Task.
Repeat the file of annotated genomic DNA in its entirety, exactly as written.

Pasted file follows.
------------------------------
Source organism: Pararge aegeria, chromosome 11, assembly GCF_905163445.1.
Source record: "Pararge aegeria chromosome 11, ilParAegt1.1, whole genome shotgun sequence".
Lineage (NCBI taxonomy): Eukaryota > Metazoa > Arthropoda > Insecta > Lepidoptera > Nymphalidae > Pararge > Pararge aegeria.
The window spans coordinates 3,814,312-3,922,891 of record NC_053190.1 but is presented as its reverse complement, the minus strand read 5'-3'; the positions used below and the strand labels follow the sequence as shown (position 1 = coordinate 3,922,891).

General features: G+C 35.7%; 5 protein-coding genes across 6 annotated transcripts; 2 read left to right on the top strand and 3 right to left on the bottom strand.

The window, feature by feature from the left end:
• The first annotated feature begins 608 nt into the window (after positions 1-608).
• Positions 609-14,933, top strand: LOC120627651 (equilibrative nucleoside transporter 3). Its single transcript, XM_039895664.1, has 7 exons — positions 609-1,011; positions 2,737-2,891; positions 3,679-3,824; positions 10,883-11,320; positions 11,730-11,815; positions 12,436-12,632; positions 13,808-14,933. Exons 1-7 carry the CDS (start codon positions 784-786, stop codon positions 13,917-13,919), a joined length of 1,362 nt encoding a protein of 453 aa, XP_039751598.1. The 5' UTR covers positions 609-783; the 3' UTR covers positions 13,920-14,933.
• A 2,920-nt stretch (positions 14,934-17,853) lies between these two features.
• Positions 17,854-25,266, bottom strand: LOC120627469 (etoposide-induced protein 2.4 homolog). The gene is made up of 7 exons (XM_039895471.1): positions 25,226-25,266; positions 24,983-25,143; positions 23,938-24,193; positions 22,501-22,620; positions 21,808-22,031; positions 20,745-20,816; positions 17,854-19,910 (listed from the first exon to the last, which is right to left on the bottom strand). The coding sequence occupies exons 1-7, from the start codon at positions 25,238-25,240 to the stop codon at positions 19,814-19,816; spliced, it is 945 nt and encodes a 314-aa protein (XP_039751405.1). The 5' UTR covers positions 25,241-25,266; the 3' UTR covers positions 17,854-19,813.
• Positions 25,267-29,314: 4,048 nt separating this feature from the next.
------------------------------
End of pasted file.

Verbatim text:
Source organism: Pararge aegeria, chromosome 11, assembly GCF_905163445.1.
Source record: "Pararge aegeria chromosome 11, ilParAegt1.1, whole genome shotgun sequence".
Lineage (NCBI taxonomy): Eukaryota > Metazoa > Arthropoda > Insecta > Lepidoptera > Nymphalidae > Pararge > Pararge aegeria.
The window spans coordinates 3,814,312-3,922,891 of record NC_053190.1 but is presented as its reverse complement, the minus strand read 5'-3'; the positions used below and the strand labels follow the sequence as shown (position 1 = coordinate 3,922,891).

General features: G+C 35.7%; 5 protein-coding genes across 6 annotated transcripts; 2 read left to right on the top strand and 3 right to left on the bottom strand.

The window, feature by feature from the left end:
• The first annotated feature begins 608 nt into the window (after positions 1-608).
• Positions 609-14,933, top strand: LOC120627651 (equilibrative nucleoside transporter 3). Its single transcript, XM_039895664.1, has 7 exons — positions 609-1,011; positions 2,737-2,891; positions 3,679-3,824; positions 10,883-11,320; positions 11,730-11,815; positions 12,436-12,632; positions 13,808-14,933. Exons 1-7 carry the CDS (start codon positions 784-786, stop codon positions 13,917-13,919), a joined length of 1,362 nt encoding a protein of 453 aa, XP_039751598.1. The 5' UTR covers positions 609-783; the 3' UTR covers positions 13,920-14,933.
• A 2,920-nt stretch (positions 14,934-17,853) lies between these two features.
• Positions 17,854-25,266, bottom strand: LOC120627469 (etoposide-induced protein 2.4 homolog). The gene is made up of 7 exons (XM_039895471.1): positions 25,226-25,266; positions 24,983-25,143; positions 23,938-24,193; positions 22,501-22,620; positions 21,808-22,031; positions 20,745-20,816; positions 17,854-19,910 (listed from the first exon to the last, which is right to left on the bottom strand). The coding sequence occupies exons 1-7, from the start codon at positions 25,238-25,240 to the stop codon at positions 19,814-19,816; spliced, it is 945 nt and encodes a 314-aa protein (XP_039751405.1). The 5' UTR covers positions 25,241-25,266; the 3' UTR covers positions 17,854-19,813.
• Positions 25,267-29,314: 4,048 nt separating this feature from the next.